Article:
There is an ongoing high-stakes dispute between major builders and Dun Laoghaire-Rathdown County Council over new planning guidelines to govern apartment development in the South Dublin suburbs for years to come.
Under the council’s plan, a higher number of three-bedroom apartments will be built in key areas, while all apartment blocks should have better storage space and parking.
The measures set out in the council’s 2022-2028 draft development plan and proposed amendments have raised hackles from builders and estate agents selling new homes.
However, the amendments have already been agreed upon by councillors, so they would have to be reversed to remove them – which explains the lobbying effort now underway.
If followed, the proposals will improve the mix and quality of apartments, requiring that 40 percent of all apartments in complexes with more than 50 apartments have three bedrooms.
However, critics argue that they will stifle the supply of new apartments, thereby not solving the prolonged housing crisis, despite a succession of state interventions.
In fact, the crisis has only intensified since the draft plan was first published in October 2020. The council has indicated it will adopt a plan in March, which would set the rules to last for a decade.
A public consultation on the proposed amendments runs until January 17. But dozens of submissions have been published, including many from property developers.
Quinton Developments, which plans to build 3,700 homes on 120 acres in Cherrywood, has strongly questioned plans for larger apartments and better ancillary services.
It has deployed estate agents Knight Frank and Sevilles Ireland on its behalf, while another major builder in the area, Cairn, wants key elements of the plan to be removed. So, so does Glenveagh Virtues.
Quinton’s 18-page submission explains his displeasure at the council’s actions. In a submission prepared by consultant Stephen Little & Associates, the company said it faced “significant” costs and delays in complying with such regulations.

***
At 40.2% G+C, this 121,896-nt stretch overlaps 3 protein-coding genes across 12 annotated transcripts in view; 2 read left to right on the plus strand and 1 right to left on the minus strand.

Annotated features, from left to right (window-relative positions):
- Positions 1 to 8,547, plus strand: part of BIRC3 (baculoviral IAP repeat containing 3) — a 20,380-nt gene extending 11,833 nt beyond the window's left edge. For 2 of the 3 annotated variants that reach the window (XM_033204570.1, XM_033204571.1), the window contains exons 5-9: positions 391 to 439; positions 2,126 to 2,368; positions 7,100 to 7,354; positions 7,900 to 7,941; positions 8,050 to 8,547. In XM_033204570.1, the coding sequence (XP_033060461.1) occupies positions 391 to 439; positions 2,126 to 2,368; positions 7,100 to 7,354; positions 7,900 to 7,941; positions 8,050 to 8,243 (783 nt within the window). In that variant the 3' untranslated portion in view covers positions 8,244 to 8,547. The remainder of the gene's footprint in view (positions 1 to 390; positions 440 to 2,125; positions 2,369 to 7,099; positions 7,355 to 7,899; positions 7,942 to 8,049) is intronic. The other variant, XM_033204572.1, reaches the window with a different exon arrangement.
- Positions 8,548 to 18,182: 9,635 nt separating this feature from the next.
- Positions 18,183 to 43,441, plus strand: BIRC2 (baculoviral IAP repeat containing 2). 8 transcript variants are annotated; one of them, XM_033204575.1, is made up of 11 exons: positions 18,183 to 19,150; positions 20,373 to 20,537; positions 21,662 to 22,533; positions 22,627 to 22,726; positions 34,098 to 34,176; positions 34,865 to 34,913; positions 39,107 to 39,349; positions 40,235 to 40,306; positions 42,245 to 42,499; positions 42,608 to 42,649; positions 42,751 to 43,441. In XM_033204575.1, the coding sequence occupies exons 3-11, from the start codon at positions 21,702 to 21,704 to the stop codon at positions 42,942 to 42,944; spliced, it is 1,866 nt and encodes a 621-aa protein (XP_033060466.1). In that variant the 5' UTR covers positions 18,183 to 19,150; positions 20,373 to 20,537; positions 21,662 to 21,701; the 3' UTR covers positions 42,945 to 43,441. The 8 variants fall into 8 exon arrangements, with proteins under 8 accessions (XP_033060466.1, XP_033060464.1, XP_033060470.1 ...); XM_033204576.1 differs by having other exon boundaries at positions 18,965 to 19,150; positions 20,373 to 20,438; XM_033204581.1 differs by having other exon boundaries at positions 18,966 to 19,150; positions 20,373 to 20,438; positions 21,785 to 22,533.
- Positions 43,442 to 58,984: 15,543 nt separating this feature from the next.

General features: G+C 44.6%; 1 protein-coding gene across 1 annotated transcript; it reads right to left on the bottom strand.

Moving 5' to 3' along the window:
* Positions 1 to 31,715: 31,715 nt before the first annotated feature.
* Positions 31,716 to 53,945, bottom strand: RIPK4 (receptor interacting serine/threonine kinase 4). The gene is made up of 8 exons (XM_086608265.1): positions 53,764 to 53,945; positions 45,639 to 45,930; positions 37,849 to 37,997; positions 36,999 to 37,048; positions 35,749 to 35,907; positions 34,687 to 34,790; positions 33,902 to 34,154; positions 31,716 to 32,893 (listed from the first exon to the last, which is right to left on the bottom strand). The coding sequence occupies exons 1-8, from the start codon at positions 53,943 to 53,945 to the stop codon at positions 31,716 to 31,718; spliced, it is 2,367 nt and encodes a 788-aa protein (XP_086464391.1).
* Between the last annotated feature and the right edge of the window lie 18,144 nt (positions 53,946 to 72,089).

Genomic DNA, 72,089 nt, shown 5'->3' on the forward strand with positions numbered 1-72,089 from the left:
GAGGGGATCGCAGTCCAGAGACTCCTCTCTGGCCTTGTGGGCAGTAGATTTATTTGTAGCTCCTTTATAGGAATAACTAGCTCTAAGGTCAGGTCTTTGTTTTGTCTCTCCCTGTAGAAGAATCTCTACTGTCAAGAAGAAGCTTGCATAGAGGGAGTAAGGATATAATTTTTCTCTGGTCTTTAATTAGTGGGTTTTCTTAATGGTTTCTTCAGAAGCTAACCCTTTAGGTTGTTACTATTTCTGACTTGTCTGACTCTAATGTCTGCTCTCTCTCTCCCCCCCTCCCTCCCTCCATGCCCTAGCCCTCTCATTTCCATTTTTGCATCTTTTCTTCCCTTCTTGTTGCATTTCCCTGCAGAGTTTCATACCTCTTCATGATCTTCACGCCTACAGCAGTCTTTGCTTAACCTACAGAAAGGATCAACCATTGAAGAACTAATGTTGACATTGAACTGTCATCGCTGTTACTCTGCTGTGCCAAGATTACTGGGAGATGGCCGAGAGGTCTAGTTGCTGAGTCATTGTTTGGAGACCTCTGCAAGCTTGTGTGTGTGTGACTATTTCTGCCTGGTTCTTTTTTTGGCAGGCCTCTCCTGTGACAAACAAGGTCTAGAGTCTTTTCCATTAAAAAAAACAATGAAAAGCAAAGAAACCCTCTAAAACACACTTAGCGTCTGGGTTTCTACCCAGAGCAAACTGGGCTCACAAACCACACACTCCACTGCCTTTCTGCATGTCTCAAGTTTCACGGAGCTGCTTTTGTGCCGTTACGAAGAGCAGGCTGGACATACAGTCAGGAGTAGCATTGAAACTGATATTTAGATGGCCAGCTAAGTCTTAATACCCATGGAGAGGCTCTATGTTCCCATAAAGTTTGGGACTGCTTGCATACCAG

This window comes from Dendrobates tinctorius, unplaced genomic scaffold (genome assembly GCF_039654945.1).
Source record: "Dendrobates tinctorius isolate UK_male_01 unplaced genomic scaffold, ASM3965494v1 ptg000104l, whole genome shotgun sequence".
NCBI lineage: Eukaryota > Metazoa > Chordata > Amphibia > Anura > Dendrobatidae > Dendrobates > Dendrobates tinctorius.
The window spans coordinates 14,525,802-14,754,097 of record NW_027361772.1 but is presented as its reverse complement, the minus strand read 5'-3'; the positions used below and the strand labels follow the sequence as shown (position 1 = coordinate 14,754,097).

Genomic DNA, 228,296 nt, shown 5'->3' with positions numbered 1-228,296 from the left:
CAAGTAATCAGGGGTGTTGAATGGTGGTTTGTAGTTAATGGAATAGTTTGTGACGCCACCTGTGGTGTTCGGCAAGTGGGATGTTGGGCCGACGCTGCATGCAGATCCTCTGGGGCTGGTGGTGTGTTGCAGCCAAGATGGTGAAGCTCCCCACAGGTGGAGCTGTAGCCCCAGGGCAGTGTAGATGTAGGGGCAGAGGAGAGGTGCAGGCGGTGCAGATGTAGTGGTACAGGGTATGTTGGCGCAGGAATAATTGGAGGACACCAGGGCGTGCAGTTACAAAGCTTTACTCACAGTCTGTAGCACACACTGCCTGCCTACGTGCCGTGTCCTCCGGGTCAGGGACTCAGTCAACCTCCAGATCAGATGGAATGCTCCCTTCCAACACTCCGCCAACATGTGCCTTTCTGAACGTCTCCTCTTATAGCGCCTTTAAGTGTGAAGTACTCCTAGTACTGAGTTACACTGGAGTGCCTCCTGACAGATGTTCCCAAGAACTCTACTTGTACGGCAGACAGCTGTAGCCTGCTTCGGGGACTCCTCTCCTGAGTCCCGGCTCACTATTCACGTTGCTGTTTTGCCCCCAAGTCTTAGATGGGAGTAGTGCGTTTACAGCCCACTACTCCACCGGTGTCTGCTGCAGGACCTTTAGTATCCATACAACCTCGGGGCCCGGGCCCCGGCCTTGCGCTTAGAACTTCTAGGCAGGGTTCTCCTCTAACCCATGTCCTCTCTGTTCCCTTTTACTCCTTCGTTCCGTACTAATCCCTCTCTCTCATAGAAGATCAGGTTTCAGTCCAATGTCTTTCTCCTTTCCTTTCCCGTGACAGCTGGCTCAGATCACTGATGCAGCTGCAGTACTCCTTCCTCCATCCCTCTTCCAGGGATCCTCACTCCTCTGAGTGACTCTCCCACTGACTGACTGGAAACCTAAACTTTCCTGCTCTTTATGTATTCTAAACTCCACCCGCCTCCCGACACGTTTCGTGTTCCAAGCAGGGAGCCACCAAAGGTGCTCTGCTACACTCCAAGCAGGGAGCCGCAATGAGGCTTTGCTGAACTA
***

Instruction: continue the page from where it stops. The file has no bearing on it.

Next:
“We note that there were a significant number of submissions to the draft plan that presented evidence in support of this objective, including one by Quinton Ireland. It is regrettable that these submissions did not receive much attention,” it said. said.
“As one of Ireland’s largest residential developers and house builders, we believe there is a limited demand for three-bed apartments in large scale developments at the proposed volume. Our idea has been supported by a number of reputable commercial agents. , which also has first-hand, market-driven data in locating potential buyers and funders in new schemes. Evidence from our combined experience points to the greatest demand for one- and two-bedroom apartment units and we see that this Will continue in future also.”
Among other concerns, Cairn questioned proposals in which build-to-rent projects would be “open for consideration” as opposed to “in principle allowed”. In a presentation prepared by consultant John Spain Associates, Cairn said such a move would have a “harmful impact” on the institutional investments that are critical to the growth of the sector.
“It is important to note that this inward investment dependent on international capital, which, similar to investment in the broader economy, is mobile. In this regard, it is inevitable that this mobile capital will be discouraged from investing in Ireland and where The regulatory environment is more conducive, want to invest there,” Cairn said.
“The in-principle permitted use would also serve to relax the International Pension/Investment Fund, where there have been some notable announcements of discontinuation of investment in this sector.”
In his presentation, Glenveagh questioned the need to have a certain percentage of three-bed units in build-to-rent plans, saying it was neither clear nor in line with national guidelines. A paper by consultant McCutcheon Haley states that the 40 percent requirement for three-bed units in some plans is “commercially commercialized, given current market trends and our customer’s analysis and experience of delivering residential plans nationwide.” was not considered viable”.
The council did not comment on the gist of the arguments, saying it had received 60 submissions and that its chief executive would prepare a report for councillors. But now the time of crisis has come. Builders have a big game for late concessions. In the coming weeks, it will be for councilors to decide whether to accept their demands.